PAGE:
“I see thee not, I clasp thee not;
Yet feel I thou art nigh.”
To the Summer Wind.—Sir Noel Paton
Yes—he heard it again, and this time it sounded almost like voices speaking. He turned to the side whence it came, and to his surprise, in the all but darkness, there glimmered for an instant or two a sudden light. It was scarcely indeed to be called light; it was more like the reflection of faint colour on the dark background.
“It is like a black rainbow,” said Gratian to himself. “I wonder if there are some sorts of rainbows that come in the night. I wonder——” but suddenly a waft of soft though fresh air on his cheek made him start. All around him, but an instant before, had been so still that he could not understand it, and his surprise was not lessened when a voice sounded close to his ear. “What about your books, Gratian? How are you going to find them?”
The boy turned to look who was speaking. His first thought was that one of his companions, knowing of the trick Tony had played him, had run after him with the books. But the figure beside him was not that of one of his companions—was it that of any one at all? Gratian rubbed his eyes; the faint light that remained,—the last rays of reflected sunset—were more bewildering than decided night; was it fancy that he had heard a voice speaking? was it fancy that he had seen a waving, fluttering form No, there it was again; softly moving garments, with something of a green radiance on them, a sweet, fair face, like a face in a dream, seen but for an instant and then hidden again by a wave of mist that seemed to come between it and him, a gentle yet cheery voice repeating again—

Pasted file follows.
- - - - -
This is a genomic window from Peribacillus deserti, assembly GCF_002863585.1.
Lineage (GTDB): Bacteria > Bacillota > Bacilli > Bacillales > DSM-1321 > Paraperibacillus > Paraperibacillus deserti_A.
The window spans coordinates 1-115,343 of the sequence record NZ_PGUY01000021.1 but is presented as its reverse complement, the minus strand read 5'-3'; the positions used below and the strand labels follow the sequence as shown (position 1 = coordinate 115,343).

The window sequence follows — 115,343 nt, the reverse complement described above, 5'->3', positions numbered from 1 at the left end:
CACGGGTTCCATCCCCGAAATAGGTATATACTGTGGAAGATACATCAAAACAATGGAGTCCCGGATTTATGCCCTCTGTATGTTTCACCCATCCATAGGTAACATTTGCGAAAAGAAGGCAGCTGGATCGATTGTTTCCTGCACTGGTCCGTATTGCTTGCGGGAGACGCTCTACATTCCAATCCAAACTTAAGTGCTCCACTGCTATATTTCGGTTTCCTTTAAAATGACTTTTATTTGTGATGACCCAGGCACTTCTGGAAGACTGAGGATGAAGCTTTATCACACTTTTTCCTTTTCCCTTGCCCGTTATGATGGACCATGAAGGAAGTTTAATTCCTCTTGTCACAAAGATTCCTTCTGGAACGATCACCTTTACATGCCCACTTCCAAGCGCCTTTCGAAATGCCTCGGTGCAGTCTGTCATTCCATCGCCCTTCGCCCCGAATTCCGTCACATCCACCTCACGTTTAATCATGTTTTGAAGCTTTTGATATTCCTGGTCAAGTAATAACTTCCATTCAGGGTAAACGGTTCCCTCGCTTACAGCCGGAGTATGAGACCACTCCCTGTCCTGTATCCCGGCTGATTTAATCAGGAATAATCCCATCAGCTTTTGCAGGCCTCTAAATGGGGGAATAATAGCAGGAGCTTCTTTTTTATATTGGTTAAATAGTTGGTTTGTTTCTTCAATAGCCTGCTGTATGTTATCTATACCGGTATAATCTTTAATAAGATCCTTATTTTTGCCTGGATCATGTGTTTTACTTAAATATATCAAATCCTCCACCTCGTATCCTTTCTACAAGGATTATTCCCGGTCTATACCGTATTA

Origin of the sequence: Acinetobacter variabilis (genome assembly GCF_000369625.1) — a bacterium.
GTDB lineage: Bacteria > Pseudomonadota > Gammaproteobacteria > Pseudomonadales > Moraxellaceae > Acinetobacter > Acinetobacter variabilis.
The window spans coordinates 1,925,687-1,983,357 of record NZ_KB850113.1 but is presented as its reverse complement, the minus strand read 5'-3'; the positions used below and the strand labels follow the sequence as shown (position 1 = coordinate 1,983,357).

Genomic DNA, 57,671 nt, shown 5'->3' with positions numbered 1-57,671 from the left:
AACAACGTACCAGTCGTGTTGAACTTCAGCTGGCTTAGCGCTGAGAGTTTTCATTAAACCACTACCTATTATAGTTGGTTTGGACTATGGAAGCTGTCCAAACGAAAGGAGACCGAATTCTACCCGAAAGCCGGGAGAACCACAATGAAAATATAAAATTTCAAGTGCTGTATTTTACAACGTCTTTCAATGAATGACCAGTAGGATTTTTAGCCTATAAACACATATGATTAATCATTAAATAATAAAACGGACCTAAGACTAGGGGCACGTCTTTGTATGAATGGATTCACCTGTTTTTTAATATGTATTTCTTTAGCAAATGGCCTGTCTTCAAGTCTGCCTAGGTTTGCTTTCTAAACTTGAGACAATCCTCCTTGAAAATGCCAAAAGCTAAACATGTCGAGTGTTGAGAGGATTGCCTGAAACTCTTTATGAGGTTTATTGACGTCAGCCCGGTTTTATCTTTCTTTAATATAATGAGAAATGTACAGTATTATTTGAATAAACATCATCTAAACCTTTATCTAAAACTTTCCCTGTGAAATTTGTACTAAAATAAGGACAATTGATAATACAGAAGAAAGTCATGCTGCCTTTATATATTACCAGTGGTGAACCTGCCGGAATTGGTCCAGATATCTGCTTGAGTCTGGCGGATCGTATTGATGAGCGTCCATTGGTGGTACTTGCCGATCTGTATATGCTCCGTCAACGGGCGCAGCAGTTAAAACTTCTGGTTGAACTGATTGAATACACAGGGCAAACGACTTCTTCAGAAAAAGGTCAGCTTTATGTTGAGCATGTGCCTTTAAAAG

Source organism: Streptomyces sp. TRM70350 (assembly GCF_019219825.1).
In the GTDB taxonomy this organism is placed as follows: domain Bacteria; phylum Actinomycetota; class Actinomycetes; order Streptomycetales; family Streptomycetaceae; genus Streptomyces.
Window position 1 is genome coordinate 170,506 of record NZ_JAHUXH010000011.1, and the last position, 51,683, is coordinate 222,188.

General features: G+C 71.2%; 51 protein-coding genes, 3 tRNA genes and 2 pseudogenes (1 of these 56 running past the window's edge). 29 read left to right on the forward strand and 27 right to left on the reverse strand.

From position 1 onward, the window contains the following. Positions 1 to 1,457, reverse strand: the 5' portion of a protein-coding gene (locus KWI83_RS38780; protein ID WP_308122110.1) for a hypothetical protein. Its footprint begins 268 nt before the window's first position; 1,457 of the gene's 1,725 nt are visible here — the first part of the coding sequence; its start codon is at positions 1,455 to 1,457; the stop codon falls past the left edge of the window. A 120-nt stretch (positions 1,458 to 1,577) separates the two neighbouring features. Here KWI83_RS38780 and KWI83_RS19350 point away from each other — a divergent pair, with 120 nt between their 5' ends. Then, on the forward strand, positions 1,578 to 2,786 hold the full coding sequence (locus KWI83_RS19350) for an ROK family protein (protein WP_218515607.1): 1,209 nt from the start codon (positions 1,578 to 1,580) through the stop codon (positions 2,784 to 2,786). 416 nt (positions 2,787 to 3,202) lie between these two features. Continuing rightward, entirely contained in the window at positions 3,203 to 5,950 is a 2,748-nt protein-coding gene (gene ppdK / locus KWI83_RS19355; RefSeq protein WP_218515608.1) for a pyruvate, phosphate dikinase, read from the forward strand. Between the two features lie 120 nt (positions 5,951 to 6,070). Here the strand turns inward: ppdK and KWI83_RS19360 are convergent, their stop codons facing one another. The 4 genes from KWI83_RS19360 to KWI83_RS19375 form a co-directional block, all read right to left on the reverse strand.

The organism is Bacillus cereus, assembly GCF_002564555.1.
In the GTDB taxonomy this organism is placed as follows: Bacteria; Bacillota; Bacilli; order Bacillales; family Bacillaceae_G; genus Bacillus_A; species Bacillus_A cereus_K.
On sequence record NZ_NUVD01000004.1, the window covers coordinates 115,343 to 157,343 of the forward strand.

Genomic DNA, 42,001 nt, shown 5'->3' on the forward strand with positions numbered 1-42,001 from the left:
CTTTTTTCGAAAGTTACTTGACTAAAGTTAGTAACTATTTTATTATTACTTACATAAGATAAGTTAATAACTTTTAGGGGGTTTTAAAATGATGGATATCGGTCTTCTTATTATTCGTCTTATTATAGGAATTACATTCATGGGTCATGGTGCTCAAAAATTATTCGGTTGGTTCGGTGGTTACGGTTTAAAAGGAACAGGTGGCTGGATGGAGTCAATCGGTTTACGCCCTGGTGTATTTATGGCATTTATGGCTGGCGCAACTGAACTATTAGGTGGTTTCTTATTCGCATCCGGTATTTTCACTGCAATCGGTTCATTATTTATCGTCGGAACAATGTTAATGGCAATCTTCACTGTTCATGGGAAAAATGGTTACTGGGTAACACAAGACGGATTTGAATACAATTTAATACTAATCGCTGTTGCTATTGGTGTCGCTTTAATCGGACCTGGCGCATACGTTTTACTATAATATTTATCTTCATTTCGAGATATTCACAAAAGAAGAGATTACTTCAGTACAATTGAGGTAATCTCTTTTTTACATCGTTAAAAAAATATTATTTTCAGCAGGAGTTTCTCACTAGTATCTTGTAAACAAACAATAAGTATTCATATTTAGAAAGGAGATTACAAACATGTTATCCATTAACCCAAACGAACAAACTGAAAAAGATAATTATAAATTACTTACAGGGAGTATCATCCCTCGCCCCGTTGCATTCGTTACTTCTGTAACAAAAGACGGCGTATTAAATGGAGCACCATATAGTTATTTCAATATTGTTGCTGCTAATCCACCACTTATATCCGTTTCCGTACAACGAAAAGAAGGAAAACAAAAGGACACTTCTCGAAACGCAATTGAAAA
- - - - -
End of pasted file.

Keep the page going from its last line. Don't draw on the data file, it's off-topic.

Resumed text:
“What of the books, Gratian? How are you going to find them?”
“I don’t know,” said the boy. “Who are you? How do you know about them, and can you help me to find them?”
But the sound of his own voice, rough and sharp, and yet thick it somehow seemed, in comparison with the soft clearness of the tones he had just heard, fell on his ears strangely. It seemed to awake him.
“Am I dreaming?” he said to himself. “There is no one there. How silly of me to speak to nobody! I might as well be speaking to the wind!”
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